5. You get VIP treatment.

When people see your growing belly, they often roll out the red carpet. I was regularly offered seats on subways, something that had never happened in my 20 years of living in New York City. And many times when I was in an endless line for the ladies' room, say at the mall or at a concert, a woman ahead of me would usher me right up to the front. Usually she'd do so with a knowing look and a comment like, "I remember how badly I had to go when I was pregnant," as others in line nodded in agreement. Other VIP perks can include doors being held open for you, prime parking spots, and help carrying heavy packages.

6. Your complexion may improve.

While some pregnant women battle acne, many others, like me, reap benefits: "Moms-to-be who have better skin can thank an increase in hormones for their smoother complexion," says Ranella Hirsch, MD, vice president of the American Society of Cosmetic Dermatology and Aesthetic Surgery. And what about the radiance I experienced? "The rosy glow you can get is caused by an increase in blood volume in your body while you're pregnant, which means the skin gets more oxygen and circulation."

7. Your breasts get bigger.

For those of us born with A and B cups, pregnancy is a chance to see how the other half lives. "I loved my bigger chest," says Jeanine Boiko, a mother from Levittown, New York. "I'm not naturally well endowed, so it was nice to have some cleavage during and shortly after giving birth to my son." This extra volume is caused by an increase in total body water and extra pounds, and by your breast tissue growing as it prepares to hold milk once your little one arrives.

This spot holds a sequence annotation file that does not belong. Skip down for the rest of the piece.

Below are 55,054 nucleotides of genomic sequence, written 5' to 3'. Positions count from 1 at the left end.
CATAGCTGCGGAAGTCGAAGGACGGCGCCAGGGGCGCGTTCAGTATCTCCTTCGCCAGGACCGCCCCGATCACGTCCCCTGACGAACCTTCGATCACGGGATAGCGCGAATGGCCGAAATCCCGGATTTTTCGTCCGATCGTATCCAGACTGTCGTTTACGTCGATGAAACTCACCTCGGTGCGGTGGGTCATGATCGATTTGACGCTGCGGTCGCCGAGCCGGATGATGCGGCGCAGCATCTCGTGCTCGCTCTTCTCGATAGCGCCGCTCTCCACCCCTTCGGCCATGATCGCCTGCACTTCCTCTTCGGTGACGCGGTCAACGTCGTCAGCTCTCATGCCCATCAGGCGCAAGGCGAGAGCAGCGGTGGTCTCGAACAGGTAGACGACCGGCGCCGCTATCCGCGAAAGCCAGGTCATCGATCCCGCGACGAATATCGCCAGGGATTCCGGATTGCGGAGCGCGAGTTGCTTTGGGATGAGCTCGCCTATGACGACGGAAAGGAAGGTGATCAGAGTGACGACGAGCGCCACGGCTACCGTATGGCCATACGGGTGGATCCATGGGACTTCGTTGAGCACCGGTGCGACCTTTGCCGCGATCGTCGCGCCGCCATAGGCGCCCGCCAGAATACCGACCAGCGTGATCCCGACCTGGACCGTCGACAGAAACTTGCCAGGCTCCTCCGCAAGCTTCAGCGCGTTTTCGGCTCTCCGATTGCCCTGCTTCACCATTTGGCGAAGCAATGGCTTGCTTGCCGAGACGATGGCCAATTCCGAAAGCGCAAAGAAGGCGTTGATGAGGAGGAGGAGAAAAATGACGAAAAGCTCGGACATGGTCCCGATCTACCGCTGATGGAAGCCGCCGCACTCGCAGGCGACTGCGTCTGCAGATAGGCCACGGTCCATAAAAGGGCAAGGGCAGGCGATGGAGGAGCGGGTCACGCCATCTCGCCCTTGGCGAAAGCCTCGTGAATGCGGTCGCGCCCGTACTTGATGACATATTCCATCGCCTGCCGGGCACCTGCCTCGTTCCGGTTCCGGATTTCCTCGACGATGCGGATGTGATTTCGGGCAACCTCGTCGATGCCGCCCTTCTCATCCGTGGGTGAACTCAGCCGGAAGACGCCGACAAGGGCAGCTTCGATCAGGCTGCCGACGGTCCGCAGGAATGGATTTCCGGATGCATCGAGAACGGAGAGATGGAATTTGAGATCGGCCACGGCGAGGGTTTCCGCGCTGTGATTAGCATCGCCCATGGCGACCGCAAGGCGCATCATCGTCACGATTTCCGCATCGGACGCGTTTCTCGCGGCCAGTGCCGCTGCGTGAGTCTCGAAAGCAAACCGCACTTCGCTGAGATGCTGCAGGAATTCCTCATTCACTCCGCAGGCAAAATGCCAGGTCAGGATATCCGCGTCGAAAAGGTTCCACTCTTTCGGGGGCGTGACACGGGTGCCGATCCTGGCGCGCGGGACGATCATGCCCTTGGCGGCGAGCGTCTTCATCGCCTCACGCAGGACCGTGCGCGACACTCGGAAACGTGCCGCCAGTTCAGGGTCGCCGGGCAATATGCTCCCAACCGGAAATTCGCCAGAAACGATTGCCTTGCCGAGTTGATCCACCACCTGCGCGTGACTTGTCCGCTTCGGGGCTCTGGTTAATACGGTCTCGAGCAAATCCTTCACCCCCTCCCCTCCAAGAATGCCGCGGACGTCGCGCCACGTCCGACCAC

8. Good hair (and nail) days abound.

"When you're pregnant, everything in your body is growing more quickly due to increased hormone levels, and that includes your nails and hair," says Dr. Hirsch. Plus you lose fewer hairs each day when you're expecting, which makes your tresses appear thicker and fuller. What's more, formerly thin or brittle nails may actually get stronger. That's what happened to Mara Stern. "My nails never looked better than during my second pregnancy," says this mother of two from Boca Raton, Florida. "I didn't even need to wear polish or get manicures."

9. Sex can be better.